I have recently been led to a quiet yet powerful blog by Gannet Girl. It's a new blog of her creation for this Advent season. She posts something gently amazing each day. Today was a reflective list of the usual holiday tasks and items, but it is by no means an ordinary list. Nor is it an ordinary blog. I plan on visiting each day as it speaks to me in this season of being still and quiet. It's content is contemplative yet stimulating. And that is the key to our comprehending its purpose. You don't just read it, you inwardly digest it for its nourishing properties. So, gentle readers, I encourage you to stop by and understand what it is to be Praying Advent Through Darkness.
Have you noticed the appearance of the moon, Jupiter and Venus these last several nights? Blazing away in the cold midnight of space, and yet so wondrous. I am glad that God gives us little gifts like planets and moons. And the stars, and planets, those gas giants and terrestrial, simply marvelous and mysterious. There is so much we don't know about those things that lie beyond our little, blue planet. Why, there is so much we don't know about the very rock we live on, that it overwhelms the best and brightest minds, and yet even the ordinary person can see things the scientists cannot see because they sometimes look too hard. Have you ever glanced at something and saw the very thing you were looking for earlier but you couldn't see it because you were trying to hard to find it?
That is how the spiritual life can occasionally, no, who am I kidding? We are constantly missing the obvious in our spiritual lives because we are trying too hard to be spiritual. We attend classes, workshops, sessions; we read and read about how to be a spiritual person, how to discern God's will and intention. We listen to lectures and have discussions, and more often than not, arguments or debates over perceptions and authority. Some thing you must follow a teacher to become enlightened or aware of one's spirituality by their example. Basically, we try way too hard when we really don't have to.
I'm not saying the spiritual journey is an easy, kickback and cruise sort of journey. And I am not saying that it isn't either. It can be both simple and exhausting. Simple in that what we are seeking is right before us, and no, its not the Bible or Scripture. It is the knowledge that God is all around us. We don't have to circle the globe to find God. God is in the ant crawling across my toe, or the flowers that bloom, the birds that fly, or the transient man or woman walking up the street toward us. It is also the elderly person in the hospital, alone. It is the friend you just had an argument with, or the dog trotting across a parking lot, lost. Can God be lost or alone? Yes, because we don't look in the obvious places, and because we turn, leaving God standing there as we walk away.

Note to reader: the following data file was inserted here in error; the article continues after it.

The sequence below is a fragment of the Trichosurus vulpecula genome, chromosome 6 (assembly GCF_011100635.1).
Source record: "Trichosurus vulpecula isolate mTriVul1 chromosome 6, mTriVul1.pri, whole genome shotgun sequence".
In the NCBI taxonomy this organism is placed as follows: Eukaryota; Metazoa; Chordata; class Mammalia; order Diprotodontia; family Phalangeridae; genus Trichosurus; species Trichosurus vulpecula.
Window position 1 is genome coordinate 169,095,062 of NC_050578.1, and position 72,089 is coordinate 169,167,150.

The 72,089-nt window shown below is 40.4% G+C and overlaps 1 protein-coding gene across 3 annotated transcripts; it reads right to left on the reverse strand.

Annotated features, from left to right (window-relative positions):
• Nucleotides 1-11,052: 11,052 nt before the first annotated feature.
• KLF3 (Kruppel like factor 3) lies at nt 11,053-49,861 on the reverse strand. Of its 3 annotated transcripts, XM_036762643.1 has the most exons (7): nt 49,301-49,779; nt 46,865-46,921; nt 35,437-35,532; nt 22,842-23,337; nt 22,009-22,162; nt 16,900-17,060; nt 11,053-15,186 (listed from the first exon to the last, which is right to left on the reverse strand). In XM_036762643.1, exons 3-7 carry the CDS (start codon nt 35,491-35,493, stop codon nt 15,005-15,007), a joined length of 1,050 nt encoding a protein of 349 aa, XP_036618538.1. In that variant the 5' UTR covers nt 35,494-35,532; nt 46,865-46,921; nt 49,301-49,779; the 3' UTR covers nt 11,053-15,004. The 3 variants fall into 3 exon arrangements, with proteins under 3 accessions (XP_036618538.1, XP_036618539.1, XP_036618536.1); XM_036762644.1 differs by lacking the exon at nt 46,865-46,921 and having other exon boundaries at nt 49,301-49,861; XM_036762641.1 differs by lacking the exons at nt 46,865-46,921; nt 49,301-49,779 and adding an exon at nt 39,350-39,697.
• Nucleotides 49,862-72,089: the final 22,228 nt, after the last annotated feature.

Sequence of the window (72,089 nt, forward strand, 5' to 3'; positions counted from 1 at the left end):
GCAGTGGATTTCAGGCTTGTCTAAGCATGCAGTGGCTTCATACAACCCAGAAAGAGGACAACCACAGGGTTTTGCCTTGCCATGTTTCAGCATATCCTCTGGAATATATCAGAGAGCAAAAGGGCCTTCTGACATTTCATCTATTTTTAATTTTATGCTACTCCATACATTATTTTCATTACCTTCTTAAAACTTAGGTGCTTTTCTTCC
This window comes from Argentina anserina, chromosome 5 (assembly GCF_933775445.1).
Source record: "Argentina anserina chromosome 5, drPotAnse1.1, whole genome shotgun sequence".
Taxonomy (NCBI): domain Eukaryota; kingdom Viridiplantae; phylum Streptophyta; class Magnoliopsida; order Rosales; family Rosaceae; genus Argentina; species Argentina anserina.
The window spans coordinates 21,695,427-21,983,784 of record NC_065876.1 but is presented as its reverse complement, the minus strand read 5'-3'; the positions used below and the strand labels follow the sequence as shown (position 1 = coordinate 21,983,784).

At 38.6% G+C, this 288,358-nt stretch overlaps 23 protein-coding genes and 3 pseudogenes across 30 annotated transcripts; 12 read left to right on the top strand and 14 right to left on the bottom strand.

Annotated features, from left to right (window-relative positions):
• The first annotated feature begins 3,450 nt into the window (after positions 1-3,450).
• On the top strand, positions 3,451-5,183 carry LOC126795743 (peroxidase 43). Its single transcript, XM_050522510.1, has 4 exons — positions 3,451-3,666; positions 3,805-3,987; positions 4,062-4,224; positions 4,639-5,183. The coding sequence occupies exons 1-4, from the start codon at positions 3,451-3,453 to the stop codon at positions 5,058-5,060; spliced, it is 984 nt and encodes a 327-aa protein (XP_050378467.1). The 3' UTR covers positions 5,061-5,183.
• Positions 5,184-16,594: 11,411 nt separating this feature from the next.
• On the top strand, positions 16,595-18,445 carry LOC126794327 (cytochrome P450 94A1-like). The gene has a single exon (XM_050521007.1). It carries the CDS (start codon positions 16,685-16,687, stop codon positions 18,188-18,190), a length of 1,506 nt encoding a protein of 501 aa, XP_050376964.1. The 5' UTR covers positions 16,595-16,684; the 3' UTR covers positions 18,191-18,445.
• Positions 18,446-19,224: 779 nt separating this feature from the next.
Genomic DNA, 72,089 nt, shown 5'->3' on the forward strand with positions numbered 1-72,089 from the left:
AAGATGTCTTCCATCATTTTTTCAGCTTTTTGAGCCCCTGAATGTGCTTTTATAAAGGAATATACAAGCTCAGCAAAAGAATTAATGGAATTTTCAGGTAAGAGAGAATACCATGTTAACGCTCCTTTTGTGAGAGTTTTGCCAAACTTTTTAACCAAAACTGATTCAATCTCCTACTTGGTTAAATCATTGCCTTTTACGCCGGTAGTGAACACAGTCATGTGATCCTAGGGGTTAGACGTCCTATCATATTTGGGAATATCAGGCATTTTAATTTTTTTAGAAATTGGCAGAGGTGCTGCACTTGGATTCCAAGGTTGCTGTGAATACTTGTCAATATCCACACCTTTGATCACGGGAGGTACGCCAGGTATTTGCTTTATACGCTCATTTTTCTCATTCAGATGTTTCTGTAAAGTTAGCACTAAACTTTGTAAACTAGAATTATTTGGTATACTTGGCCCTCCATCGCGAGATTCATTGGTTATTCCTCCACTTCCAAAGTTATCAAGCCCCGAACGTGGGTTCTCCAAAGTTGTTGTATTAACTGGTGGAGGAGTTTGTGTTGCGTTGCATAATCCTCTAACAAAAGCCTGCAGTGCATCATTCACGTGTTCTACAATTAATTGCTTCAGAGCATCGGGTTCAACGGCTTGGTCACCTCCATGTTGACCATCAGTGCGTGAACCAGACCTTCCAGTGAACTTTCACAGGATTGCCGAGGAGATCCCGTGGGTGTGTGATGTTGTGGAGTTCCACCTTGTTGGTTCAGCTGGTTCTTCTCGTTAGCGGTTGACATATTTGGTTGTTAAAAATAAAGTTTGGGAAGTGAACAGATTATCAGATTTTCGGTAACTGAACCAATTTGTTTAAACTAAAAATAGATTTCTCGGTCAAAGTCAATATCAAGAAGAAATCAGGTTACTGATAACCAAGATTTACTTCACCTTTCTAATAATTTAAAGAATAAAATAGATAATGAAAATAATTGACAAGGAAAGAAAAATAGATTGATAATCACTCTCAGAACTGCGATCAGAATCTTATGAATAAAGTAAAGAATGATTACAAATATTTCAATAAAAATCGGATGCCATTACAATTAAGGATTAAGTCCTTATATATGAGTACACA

We anticipate the coming of God in the form of a child each year as we remember how God came to us, and lived among us, and eventually dying a human death. All those years and the Israelites didn't know or understand that God was with them all along. Imagine the imaginary in that God finally had to send himself as Jesus to us, in flesh and blood, so that hopefully we could understand . And yet this imaginary scenario became real.
We find God in every kindness shown to us daily by others, and by the natural world. For me this is why God made dogs. And yes, I will look for any excuse to extoll the virtues of all dogs.
Now back to my point.... And by doing so, He showed us in the simplest way possible what unconditional love and trust is. as well as faithfulness. He had to create an animal to show us the simple qualities of love and trust. I'm ok with that. Here is a primo examle:
On the news tonight there was video footage of a busy freeway and a dog being hit by a car and seriously injured to the point that it lay in the street.
The dog's companion--another dog--without thought for himself--literally dashed out onto the freeway to reach his injured companion. The second dog looked to each side and behind itself and then grabbed the scruff of the injured animal and dragged it to safety back across the lane of traffic to later be helped by passersby. To say that dogs don't have courage or bravery, is to be completely wrong. To say that they don't know what trust and faithfulness is, is contrary to what we know in our own experience and that witnessed by others. Now if only we could learn to rescue each other this way, with the same faithfulness, love and trust, then that is where God can be found.
This Advent we look for God in a child. Let's look for him there, but let's also look for him in each of us, for we are also children in which God can be found if we let him in. Let us look for God with the same wonder as we gaze at the moon, Jupiter and Venus, and all the starry host.
Oh, and pet your dog too.